MRI of the bones and/or joints - This is used for excluding, expanding the diagnostics or monitoring tumours deriving from bones or connective tissue, inflammations, necrosis, inflammatory, degenerative and post-trauma bone lesions, ligaments and cartilages of the hip, knee, elbow, shoulder, ankle and wrist joints, in the diagnostics of ankylosing spondylitis, especially in patients with unequivocal X-ray pictures of the sacroiliac joints, who are HLA B27 positive. MRI enables the diagnostics and monitoring of post-trauma problems e.g. slipped proximal femoral epiphysis, post-inflammatory or post-traumatic fusion of the metaphysis in patients below 16 years of age. Thanks to the MRI examination, it is possible to make an assessment of the viability of the transplanted cartilage.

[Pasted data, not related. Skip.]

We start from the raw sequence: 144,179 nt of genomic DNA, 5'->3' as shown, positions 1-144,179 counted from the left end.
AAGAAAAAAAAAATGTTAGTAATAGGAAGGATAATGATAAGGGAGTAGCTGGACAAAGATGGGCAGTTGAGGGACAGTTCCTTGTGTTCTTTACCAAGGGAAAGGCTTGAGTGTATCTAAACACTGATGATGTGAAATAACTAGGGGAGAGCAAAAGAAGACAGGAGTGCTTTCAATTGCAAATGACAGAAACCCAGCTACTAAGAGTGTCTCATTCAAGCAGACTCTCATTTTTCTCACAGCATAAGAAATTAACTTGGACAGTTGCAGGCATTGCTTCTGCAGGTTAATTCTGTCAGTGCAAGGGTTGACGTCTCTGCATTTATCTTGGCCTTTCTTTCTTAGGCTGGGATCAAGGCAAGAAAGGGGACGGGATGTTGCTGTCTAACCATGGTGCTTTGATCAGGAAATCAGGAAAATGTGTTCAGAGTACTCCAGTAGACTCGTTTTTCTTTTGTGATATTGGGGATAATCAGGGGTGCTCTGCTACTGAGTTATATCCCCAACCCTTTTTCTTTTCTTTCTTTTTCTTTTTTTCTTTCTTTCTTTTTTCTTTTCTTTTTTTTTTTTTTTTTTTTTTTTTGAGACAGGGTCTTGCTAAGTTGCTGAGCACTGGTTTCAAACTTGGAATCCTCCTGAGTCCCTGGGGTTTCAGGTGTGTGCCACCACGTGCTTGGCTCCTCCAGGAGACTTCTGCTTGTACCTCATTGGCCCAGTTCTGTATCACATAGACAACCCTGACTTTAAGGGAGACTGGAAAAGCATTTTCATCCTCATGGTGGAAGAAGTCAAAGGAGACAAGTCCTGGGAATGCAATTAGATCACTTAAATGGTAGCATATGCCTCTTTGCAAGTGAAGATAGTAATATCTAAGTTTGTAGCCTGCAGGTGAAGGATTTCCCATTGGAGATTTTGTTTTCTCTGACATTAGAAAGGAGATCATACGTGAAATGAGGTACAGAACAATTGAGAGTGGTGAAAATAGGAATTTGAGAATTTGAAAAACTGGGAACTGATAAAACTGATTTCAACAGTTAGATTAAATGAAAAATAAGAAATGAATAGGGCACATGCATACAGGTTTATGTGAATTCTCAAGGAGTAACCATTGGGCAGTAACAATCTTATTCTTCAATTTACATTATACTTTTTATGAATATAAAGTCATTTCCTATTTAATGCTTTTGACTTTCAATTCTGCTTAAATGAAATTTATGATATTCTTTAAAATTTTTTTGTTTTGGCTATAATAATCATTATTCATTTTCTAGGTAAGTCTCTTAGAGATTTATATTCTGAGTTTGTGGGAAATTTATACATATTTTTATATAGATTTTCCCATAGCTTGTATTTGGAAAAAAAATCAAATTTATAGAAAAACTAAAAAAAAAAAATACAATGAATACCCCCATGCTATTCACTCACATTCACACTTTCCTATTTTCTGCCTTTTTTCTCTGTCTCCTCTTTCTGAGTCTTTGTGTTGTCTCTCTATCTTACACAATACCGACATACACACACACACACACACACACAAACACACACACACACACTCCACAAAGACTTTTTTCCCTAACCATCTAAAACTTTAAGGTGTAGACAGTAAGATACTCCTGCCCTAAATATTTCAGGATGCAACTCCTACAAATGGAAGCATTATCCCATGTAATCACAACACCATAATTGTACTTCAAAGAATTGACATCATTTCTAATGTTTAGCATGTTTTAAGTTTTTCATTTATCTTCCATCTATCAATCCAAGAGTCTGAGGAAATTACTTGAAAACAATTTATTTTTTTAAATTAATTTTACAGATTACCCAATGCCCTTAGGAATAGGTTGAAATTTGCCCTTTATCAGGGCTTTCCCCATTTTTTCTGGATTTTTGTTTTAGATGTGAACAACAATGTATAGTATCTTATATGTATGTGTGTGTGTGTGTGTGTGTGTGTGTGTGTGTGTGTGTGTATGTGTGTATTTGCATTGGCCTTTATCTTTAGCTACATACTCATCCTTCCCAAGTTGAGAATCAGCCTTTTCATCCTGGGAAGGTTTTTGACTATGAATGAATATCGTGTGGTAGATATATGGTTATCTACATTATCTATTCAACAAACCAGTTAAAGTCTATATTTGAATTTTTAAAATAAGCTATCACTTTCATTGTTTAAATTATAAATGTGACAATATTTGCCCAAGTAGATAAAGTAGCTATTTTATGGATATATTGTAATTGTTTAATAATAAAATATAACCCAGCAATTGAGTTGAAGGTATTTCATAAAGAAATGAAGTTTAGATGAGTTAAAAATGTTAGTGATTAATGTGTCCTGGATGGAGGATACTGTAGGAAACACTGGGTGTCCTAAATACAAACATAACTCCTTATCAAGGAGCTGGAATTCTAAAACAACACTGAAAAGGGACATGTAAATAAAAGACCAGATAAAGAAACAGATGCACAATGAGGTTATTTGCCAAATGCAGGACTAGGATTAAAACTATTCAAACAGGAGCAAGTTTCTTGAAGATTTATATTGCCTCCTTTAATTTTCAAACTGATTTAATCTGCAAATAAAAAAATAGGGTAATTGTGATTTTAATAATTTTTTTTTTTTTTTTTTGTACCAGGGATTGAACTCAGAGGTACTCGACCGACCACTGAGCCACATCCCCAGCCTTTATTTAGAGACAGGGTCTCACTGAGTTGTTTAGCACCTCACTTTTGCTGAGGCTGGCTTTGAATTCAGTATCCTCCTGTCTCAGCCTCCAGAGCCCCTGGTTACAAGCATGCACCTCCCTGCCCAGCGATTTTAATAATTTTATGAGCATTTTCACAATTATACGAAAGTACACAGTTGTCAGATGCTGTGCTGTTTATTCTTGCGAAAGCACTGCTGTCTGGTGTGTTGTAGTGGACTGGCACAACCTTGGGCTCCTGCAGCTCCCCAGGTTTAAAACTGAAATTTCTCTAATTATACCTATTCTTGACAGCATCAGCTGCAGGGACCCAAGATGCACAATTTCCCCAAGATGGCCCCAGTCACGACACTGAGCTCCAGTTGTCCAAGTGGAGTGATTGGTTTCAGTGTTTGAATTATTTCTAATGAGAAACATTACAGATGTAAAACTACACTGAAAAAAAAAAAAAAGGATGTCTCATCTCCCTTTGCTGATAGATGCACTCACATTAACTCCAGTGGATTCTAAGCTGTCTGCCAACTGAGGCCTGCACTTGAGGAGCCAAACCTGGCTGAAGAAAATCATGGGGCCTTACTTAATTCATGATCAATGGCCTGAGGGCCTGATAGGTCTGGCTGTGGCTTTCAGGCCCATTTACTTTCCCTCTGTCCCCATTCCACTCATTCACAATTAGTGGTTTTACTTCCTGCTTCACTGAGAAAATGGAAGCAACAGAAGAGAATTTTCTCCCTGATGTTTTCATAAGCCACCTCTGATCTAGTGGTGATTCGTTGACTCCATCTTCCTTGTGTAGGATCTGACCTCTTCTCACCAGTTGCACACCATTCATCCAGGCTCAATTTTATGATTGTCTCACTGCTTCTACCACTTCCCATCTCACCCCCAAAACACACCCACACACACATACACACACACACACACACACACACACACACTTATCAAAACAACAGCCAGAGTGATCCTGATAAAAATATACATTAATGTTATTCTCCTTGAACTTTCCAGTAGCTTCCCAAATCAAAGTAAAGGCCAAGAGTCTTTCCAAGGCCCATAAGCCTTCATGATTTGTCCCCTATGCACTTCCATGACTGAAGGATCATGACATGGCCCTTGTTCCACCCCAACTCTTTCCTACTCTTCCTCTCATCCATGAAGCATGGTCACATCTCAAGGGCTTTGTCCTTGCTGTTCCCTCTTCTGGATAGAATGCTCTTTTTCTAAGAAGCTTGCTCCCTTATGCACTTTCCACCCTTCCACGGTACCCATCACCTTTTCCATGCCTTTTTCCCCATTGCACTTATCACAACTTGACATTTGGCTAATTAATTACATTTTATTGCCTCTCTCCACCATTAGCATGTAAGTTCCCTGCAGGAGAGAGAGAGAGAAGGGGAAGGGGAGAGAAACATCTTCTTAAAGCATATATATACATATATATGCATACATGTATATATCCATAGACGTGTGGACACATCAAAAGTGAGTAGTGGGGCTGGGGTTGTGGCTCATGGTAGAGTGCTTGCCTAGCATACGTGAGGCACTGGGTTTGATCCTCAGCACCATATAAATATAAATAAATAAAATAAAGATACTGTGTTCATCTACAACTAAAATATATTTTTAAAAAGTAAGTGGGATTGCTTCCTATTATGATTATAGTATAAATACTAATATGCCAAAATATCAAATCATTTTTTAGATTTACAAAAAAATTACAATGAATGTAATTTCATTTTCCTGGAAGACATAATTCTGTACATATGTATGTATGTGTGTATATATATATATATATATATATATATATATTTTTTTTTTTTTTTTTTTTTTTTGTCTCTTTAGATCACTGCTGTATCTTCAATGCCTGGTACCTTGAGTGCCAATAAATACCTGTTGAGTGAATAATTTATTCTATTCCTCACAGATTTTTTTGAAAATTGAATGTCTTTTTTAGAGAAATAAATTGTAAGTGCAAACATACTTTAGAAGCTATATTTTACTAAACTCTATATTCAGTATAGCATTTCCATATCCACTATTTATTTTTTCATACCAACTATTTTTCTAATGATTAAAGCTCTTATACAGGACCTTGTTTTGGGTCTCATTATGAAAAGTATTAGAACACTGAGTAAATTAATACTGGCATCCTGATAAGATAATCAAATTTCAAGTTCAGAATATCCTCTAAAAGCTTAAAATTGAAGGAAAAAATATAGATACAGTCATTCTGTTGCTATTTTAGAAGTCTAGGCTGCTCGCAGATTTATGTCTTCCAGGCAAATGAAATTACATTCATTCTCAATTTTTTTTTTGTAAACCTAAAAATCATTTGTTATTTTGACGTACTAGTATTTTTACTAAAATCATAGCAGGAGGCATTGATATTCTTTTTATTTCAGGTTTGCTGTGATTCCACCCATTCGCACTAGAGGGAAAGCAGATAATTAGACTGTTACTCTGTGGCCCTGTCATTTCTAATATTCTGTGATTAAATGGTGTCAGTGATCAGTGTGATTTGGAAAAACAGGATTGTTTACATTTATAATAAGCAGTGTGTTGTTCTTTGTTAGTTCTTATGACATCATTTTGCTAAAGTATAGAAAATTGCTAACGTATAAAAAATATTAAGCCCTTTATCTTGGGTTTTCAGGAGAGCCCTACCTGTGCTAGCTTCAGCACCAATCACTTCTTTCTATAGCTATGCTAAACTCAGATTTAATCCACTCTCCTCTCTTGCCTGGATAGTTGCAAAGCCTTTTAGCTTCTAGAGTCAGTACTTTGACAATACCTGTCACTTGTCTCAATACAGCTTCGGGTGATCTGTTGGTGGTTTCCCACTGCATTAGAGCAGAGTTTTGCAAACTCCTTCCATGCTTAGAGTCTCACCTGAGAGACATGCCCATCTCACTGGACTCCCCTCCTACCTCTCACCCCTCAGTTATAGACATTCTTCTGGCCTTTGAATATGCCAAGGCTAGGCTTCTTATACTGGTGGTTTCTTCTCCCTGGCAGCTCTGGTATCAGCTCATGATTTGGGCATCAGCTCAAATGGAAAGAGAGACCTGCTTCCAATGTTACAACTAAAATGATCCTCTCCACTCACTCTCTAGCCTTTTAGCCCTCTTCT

MRI of the thoracic aorta and other large vessels of the thorax - MRI can be applied in the diagnostics of aortic dissection, aortic aneurysm, ruptured aortic aneurysm, Marfan syndrome, other congenital defects of the aorta, and exclusion of the peripheral embolism of the aortic origin. With the help of this examination, it is possible to control the effects of the treatment of aortic dissection or anomalies of the aortic arch, coarctation, and to identify periaortic infections or abscesses. MRI is also performed in order to make a post-surgical assessment of the aortic graft. MRI enables the assessment of acquired and congenital defects of the upper vena cava, lower vena cava and the portal vein system e.g. the diagnostics of Budd-Chiari syndrome. The application of an MRI makes it possible to find pathologies in the pulmonary arteries, including the central thrombosis, aneurysms, stenosis or dissection. Thanks to the MRI, vascular invasion can be assessed in neoplastic or systemic diseases, and differentiation between tumours and thrombosis can be made.